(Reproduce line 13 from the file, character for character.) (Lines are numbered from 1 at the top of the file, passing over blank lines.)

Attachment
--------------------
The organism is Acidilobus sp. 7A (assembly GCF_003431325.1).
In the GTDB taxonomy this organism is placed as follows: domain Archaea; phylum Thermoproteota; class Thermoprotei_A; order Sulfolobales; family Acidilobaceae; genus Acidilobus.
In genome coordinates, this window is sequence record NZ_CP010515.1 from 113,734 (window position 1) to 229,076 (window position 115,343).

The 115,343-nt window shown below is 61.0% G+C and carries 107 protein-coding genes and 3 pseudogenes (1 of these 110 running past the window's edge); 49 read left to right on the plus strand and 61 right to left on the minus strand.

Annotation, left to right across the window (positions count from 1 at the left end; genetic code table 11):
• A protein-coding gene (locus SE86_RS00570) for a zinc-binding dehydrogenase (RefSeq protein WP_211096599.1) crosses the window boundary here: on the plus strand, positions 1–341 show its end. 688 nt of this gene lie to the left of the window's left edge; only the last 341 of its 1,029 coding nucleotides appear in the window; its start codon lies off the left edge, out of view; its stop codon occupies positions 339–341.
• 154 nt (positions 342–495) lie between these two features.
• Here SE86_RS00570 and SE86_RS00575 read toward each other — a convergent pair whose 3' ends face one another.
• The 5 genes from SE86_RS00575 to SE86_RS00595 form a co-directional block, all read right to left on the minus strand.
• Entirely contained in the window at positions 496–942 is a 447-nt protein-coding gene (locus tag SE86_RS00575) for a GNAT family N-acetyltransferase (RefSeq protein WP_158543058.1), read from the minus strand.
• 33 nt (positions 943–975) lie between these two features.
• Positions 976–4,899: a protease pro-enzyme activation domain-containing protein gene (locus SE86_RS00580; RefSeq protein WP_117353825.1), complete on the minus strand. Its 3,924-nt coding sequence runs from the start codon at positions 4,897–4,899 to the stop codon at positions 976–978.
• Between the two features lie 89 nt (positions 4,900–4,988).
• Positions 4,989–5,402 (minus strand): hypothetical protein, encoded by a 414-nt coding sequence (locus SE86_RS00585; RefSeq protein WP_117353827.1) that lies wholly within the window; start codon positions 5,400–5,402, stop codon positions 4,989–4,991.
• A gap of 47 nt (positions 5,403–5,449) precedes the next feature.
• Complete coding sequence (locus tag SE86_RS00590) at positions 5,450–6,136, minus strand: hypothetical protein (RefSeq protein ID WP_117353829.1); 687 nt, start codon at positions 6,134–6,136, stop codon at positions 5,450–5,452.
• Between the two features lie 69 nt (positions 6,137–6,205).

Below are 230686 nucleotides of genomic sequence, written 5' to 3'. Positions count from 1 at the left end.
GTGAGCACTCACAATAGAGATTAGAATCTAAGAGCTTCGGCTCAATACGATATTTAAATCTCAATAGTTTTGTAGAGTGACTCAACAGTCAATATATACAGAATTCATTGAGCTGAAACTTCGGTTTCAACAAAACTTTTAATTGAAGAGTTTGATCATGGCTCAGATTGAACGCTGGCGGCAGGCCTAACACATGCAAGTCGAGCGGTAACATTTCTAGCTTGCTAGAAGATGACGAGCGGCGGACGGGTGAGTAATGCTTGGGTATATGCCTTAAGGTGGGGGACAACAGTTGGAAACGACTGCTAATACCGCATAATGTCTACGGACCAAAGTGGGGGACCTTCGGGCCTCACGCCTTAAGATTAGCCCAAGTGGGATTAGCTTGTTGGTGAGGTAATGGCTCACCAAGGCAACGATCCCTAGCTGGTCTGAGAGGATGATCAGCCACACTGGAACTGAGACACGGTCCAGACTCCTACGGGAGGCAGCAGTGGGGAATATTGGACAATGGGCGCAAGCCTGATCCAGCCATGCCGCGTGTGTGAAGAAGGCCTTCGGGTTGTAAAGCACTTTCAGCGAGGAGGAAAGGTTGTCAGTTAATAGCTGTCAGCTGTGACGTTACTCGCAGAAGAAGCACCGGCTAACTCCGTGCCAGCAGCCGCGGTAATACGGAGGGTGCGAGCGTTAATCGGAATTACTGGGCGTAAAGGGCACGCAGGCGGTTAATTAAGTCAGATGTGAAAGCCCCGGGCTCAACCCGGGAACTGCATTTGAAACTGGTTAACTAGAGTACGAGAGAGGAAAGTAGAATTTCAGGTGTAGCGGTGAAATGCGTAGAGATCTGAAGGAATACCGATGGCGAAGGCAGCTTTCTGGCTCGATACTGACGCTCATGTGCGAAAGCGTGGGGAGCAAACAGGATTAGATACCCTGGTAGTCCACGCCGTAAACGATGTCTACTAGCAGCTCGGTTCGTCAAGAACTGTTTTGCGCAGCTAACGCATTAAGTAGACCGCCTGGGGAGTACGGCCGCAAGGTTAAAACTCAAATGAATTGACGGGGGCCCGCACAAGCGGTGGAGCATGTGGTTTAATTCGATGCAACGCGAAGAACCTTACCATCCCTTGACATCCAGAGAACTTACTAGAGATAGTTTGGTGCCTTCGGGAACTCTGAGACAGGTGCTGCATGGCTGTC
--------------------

• Between the two features lie 89 nt (positions 4,900–4,988).